Super excited for the new show opening at the National Gallery: Arnaud Maggs’ Identification.

Canadian artist Arnaud Maggs has often been described as an aesthete. Through his photographs he gives us the opportunity to look again at our surroundings to see the unusual beauty in the commonplace – in the shapes of people’s heads, the markings of time in old books and paper ephemera, as well as the different typography we encounter in our everyday lives.
Arnaud Maggs: Identification is a survey exhibition that follows the senior artist’s production over four decades. Focusing on seminal and recent works, it showcases the artist’s various working strategies and subject matter. The show features his early portrait series, his monumental photographic installations of found historical ephemera, the typography used in signage and numbering systems, as well as pieces that centre on rare books, including his own Scrapbook (2009), which is filled with the inspiring items Maggs collected while working as a graphic designer. Each work on display records in some way the people, places and lived experiences that have marked him – they can be seen as portraits of the artist.

check out more info about the show here.

Super excited for the new show opening at the National Gallery: Arnaud Maggs’ Identification.

Canadian artist Arnaud Maggs has often been described as an aesthete. Through his photographs he gives us the opportunity to look again at our surroundings to see the unusual beauty in the commonplace – in the shapes of people’s heads, the markings of time in old books and paper ephemera, as well as the different typography we encounter in our everyday lives.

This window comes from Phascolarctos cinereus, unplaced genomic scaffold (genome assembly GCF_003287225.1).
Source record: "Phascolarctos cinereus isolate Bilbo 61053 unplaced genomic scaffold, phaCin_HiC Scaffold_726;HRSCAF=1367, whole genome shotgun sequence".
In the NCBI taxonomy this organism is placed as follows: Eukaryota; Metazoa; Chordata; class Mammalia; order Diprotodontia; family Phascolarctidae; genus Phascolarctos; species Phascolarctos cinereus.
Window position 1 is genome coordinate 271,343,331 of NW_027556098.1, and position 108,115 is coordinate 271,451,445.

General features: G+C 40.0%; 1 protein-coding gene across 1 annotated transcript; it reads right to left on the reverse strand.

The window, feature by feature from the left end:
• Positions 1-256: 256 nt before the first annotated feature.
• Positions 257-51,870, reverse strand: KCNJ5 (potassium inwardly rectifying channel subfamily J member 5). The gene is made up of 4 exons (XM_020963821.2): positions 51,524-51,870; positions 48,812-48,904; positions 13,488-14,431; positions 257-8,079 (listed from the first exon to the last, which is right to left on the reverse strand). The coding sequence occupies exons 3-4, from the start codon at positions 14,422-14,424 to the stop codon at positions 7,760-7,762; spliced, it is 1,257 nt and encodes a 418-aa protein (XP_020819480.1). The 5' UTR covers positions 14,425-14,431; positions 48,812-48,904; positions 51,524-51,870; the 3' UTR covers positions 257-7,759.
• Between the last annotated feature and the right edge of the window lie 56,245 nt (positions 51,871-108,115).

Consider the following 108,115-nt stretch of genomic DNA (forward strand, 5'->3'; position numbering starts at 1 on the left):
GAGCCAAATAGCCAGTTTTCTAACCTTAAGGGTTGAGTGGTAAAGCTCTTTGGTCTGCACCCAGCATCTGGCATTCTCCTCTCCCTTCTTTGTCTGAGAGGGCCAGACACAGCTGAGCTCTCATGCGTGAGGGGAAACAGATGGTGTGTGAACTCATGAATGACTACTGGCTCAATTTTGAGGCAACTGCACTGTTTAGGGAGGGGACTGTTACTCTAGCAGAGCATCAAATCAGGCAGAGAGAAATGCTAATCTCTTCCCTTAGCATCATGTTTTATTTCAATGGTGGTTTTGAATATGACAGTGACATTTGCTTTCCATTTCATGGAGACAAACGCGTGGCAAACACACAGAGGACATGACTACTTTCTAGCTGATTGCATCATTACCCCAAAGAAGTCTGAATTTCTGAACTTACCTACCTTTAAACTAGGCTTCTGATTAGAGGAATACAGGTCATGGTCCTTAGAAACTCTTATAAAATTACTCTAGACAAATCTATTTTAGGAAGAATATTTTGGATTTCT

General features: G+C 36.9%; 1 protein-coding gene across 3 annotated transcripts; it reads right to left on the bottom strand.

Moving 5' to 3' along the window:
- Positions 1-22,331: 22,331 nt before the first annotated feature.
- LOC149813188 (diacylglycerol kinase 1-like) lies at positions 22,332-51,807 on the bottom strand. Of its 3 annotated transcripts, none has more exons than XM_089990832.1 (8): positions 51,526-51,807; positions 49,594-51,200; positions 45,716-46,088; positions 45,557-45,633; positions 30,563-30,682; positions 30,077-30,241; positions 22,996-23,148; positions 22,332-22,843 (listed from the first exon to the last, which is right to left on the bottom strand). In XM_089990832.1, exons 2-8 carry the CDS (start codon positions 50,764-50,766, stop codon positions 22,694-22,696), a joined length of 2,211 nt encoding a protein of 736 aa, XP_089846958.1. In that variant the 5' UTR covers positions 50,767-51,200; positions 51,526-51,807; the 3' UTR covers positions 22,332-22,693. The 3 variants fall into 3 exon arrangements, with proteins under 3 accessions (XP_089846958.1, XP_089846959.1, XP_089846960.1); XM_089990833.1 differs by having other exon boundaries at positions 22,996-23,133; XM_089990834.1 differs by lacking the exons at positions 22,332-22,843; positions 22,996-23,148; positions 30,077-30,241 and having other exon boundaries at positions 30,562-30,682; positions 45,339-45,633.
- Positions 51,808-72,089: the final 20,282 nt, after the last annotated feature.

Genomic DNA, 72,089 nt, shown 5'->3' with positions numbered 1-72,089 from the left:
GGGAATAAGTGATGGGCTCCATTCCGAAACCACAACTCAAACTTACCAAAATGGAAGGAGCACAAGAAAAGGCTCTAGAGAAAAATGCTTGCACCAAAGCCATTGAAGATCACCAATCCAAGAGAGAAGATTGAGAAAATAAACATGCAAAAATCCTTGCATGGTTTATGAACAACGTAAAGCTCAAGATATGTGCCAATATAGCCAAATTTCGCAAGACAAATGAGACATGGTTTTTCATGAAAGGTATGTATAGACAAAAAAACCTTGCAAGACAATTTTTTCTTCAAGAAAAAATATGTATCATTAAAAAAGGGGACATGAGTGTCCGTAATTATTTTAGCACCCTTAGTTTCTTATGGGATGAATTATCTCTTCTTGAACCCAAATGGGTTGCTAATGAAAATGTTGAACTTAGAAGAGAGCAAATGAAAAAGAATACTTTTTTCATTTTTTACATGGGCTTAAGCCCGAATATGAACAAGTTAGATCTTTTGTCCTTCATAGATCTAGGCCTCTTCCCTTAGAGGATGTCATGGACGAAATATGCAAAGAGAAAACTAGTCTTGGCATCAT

Arnaud Maggs: Identification is a survey exhibition that follows the senior artist’s production over four decades. Focusing on seminal and recent works, it showcases the artist’s various working strategies and subject matter. The show features his early portrait series, his monumental photographic installations of found historical ephemera, the typography used in signage and numbering systems, as well as pieces that centre on rare books, including his own Scrapbook (2009), which is filled with the inspiring items Maggs collected while working as a graphic designer. Each work on display records in some way the people, places and lived experiences that have marked him – they can be seen as portraits of the artist.

check out more info about the show here.